The Streisand Effect: When Internet Censorship Backfires

Lebron and Erin Andrews learned this week that attempts to stop a leak can have the opposite effect.

Not Available Lead
Complex Original

Image via Complex Original

Not Available Lead

The highly anticipated video of LeBron James getting dunked on leaked Wednesday, despite Nike and LeBron's attempts to keep it under wraps. In other weekly pop culture news, the Erin Andrews "peeping tom" video also leaked, gaining major exposure thanks to ESPN's legal team. In both cases, the corporate push for surpression had the opposite effect, giving the videos the extra publicity they needed to go fully viral. This unintended effect happens so often on the Internet that it has an official name:

The Streisand Effect refers to "an Internet phenomenon where an attempt to censor or remove a piece of information backfires... [and] instead of being suppressed, the information receives extensive publicity, often being widely mirrored across the Internet, or distributed on file-sharing networks (Wikipedia)."

See you learn a new term everyday. Hit the jump for the Complex's history of the Streisand Effect, when censorship failed, and everyone got a look, listen, and feel of the supposedly "banned" content...

2003: The Start. Barbara Streisand sues the California Coastal Records Project
• Silly Babs. The Streisand Effect gets its name for Barbara Streisand's suit over an image the California Coastal Records Project held on its site. The Coastal Records Project is/was a photographic database of over 12,000 frames of the California coast and the suit asserts that the image that included her Malibu home violated the "anti-paparazzi" statute. Thanks to the publicity around the suit, everyone had a look at her house, and a phenomenon was born.

2004: EMI tries to squash the Grey Album
• Danger Mouse was a relatively unknown producer until one day he decided to mix up samples from the Beatles White Album under lyrics from Jay-Z's Black Album. College students went nuts with it on Napster and the New Yorker reviewed it glowingly. But it wasn't until EMI, who owned the rights to the White Album, sent a cease-and-desist letter to Danger Mouse and to stores that were selling the mixtape that the album reached critical mass. This lead to a protest known as Grey Tuesday, where close to 200 websites posted the album for 24 hours as an act of protest. More than 100,000 copies of the album were downloaded, totaling over a million individual tracks. Thanks to EMI, Danger Mouse's projected career got a jumpstart, allowing him to go crazy.

2006: Daniela Cicarelli tries to stop her sex tape from leaking
• Ohhh sex tapes. If you want something to disappear, you shouldn't start making a giant iFuss over it. Especially if we've never heard of you. Oh wait, you're a super hot Brazillian? Wait, what's the link? Daniela Cicarelli lost a GM endorsement contract because of the video, and following the suit, Brazil's Supreme Court ordered YouTube to find a way to permanently block the intimate video from being uploaded on its servers. Hahahahahaha yeah.fucking.right. Silly girl, next time, make the video yourself.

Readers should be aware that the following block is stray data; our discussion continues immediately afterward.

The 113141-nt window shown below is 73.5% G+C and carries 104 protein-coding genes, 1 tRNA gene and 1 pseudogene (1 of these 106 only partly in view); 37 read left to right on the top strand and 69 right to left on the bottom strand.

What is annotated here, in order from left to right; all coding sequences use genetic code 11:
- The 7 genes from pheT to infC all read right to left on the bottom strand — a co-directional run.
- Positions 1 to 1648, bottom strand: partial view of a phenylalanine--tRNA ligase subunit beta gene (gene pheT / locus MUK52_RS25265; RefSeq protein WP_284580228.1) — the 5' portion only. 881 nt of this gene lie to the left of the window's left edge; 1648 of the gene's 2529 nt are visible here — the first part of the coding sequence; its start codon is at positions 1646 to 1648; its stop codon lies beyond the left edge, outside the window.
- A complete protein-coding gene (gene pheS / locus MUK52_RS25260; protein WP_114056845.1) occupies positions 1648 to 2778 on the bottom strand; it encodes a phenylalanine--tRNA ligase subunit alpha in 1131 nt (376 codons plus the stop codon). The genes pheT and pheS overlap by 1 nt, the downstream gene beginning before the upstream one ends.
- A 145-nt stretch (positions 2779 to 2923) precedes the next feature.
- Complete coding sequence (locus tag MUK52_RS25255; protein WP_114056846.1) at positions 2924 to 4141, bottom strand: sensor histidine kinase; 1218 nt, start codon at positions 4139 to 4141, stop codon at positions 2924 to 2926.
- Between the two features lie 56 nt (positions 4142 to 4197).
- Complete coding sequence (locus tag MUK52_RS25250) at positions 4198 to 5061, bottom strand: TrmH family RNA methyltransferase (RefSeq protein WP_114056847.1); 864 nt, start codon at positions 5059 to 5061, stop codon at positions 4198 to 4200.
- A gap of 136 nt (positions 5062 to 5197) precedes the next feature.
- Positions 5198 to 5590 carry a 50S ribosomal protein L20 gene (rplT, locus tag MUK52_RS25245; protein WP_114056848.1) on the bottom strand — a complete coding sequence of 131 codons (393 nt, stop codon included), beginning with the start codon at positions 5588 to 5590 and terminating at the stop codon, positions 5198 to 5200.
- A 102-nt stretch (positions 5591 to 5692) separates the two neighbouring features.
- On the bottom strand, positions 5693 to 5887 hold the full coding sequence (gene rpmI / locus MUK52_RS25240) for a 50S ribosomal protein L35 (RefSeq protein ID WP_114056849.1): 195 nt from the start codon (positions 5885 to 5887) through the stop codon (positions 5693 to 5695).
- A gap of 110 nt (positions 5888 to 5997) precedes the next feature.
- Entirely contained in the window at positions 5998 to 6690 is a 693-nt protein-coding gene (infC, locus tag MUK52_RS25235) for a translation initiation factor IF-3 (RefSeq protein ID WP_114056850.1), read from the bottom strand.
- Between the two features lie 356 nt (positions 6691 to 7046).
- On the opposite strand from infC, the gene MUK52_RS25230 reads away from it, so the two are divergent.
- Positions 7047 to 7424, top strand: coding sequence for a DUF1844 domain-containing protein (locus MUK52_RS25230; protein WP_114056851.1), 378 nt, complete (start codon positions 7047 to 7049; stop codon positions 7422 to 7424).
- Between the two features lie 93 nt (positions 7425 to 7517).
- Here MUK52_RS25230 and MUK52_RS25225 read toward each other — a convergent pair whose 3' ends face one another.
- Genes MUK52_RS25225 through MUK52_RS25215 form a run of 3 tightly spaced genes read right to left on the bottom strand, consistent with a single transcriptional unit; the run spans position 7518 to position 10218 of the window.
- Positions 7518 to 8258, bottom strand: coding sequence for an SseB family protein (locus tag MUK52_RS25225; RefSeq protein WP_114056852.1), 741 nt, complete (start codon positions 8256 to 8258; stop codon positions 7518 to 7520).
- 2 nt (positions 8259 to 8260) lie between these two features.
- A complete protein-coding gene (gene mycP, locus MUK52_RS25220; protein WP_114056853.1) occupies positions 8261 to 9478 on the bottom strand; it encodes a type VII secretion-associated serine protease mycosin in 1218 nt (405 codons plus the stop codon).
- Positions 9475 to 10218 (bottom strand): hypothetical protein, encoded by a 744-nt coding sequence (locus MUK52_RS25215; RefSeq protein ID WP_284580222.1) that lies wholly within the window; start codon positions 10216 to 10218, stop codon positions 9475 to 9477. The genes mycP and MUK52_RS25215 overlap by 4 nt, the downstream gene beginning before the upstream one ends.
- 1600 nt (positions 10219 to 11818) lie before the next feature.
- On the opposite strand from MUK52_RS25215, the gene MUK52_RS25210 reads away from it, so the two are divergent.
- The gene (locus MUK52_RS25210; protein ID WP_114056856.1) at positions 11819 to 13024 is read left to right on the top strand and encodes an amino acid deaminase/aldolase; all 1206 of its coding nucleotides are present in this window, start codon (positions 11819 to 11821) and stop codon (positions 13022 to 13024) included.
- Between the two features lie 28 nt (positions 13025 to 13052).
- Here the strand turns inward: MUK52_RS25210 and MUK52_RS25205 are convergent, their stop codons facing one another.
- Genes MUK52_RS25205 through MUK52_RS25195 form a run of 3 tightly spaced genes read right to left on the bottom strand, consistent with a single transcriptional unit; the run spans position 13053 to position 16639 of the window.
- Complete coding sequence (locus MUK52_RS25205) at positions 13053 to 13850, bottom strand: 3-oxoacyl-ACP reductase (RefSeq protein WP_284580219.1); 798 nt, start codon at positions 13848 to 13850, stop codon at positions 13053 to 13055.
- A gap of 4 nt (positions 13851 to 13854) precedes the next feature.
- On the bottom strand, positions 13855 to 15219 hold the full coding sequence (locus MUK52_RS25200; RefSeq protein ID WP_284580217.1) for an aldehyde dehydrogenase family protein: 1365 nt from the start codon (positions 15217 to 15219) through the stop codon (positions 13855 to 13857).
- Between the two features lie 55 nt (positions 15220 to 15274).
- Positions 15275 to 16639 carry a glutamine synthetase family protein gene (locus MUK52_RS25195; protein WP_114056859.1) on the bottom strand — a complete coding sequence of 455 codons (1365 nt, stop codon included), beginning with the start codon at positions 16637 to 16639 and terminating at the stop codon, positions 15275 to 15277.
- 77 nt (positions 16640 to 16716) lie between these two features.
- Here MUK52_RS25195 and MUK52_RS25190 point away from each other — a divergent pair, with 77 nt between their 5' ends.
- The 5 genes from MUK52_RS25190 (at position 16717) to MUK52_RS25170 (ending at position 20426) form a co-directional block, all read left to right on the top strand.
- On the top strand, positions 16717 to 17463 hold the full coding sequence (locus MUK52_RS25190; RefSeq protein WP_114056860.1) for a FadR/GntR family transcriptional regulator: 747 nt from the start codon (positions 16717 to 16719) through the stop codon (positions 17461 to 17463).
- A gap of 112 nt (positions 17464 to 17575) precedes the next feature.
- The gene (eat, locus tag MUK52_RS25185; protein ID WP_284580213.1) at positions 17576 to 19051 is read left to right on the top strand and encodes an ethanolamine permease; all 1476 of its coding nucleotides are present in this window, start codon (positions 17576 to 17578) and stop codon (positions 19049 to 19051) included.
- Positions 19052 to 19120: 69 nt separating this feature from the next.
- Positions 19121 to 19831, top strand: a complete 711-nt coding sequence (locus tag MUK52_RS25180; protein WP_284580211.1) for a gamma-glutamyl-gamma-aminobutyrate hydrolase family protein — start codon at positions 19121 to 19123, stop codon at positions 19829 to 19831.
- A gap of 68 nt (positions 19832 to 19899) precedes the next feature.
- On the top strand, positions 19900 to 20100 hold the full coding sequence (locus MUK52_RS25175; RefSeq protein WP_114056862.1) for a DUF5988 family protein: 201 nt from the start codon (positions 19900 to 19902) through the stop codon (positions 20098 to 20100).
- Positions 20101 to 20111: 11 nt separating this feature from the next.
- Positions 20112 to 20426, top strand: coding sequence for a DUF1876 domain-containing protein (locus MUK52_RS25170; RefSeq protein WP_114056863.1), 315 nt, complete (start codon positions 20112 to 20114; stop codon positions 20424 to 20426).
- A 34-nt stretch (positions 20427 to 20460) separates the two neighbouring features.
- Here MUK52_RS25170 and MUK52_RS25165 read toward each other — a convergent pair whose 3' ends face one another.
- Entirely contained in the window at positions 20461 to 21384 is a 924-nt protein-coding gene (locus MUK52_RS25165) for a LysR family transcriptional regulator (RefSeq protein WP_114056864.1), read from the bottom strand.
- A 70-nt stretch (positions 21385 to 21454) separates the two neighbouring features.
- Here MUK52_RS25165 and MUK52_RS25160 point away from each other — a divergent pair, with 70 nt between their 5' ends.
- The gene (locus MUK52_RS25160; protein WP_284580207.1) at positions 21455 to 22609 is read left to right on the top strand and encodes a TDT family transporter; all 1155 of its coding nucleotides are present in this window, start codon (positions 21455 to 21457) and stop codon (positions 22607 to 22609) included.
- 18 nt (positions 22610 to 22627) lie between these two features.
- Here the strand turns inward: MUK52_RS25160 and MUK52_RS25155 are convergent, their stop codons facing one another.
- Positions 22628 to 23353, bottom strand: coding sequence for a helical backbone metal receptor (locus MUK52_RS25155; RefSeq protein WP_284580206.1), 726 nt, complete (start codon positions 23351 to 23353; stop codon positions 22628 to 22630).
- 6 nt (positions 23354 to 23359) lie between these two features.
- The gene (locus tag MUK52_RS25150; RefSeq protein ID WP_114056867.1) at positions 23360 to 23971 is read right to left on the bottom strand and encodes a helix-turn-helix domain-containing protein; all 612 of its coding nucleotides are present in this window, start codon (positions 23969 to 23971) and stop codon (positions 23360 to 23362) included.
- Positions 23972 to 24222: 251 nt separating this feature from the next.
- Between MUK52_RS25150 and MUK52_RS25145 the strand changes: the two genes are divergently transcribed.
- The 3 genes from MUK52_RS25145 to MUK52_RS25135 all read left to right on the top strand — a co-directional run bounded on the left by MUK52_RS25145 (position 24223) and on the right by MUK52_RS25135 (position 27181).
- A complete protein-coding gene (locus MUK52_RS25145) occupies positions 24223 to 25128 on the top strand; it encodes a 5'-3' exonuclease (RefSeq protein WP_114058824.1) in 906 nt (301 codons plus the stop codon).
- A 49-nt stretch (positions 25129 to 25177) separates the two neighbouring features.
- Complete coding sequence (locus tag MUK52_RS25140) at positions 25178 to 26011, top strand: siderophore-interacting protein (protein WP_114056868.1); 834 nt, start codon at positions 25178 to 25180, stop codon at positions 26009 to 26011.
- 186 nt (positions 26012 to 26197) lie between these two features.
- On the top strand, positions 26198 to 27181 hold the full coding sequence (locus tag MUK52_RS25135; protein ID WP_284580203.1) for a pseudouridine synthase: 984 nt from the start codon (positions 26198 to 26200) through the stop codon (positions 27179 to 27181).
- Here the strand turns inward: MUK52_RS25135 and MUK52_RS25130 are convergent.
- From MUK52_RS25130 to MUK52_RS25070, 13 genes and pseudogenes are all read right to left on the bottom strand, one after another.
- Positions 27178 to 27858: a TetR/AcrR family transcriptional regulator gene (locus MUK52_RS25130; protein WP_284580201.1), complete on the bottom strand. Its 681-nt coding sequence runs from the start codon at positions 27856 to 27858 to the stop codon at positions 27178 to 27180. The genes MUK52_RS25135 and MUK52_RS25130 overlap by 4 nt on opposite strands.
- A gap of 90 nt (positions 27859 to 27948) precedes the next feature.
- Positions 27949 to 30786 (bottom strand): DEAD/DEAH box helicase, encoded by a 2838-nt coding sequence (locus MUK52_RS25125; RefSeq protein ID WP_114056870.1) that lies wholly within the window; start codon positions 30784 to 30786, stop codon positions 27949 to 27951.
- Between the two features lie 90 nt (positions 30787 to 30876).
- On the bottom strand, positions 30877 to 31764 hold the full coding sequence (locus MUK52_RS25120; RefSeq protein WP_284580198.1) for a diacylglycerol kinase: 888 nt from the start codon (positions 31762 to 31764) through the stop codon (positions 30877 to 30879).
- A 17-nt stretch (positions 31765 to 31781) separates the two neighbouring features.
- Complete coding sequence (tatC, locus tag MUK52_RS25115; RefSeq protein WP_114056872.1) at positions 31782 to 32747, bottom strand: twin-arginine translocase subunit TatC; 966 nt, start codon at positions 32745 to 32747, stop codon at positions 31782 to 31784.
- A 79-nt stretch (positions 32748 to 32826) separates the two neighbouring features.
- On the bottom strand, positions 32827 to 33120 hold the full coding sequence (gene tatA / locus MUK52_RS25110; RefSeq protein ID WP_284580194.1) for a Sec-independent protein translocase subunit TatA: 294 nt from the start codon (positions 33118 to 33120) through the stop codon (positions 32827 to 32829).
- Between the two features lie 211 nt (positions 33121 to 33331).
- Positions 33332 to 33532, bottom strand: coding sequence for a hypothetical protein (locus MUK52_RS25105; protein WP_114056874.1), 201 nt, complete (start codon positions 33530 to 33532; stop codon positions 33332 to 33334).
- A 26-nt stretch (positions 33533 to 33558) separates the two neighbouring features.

2007: Beyonce falls down the stairs
• This isn't the most solid example of the Streisand effect, but the video is too awesome not to re-link. Sony BMG tried to get this video of Beyonce falling down the stairs during a July 2007 concert in Orlando removed, and got the video taken down from a few of the bigger sites, but the Internet doesn't let things go away. One could make the case that Sony's attempt to get personal videos banned increased the press surrounding it, but Beyonce is such a huge star that this thing was going to be giant in the viral video world anyway.

2008: The Church of Scientology tries to make Tom Cruise seem sane
• On January 14, 2008, a Tom Cruise Scientology video leaked of the actor just kind of talking about Scientology. Whatever, right? Tom Cruise is just a crazy asshole. But then the Church got all freaked out and started taking it down. Of course everyone went, "Wait, what?" and then we all watched it again and actually listened, and now we really know that that whole thing is nuts.
2006-2009: Everyone tries to stop Pirate Bay
• In 2006, Entertainment executives were super psyched that they got Pirate Bay shut down, stopping illegal downloads and pirating of content. Great job guys. For three days. The news surrounding the shutdown worked as free advertising for the site. Several countries acted similarly, generating news stories and driving traffic to the Swedish website, until the founders were finally arrested this year. Unfortunately for the idiots at giant companies, the site is still up, and these dudes will be selling it for a gabillion dollars this August. Thanks lawyers!

2009: LeBron James tries to keep you from seeing him get dunked on
• The thing is, this would have been just a whatever moment if they had just let it go. Now everyone in the world has watched the LeBron dunk video, and just in case you haven't and want to get in on this Streisand Effect shit, click play and enjoy above.

Latest in Pop Culture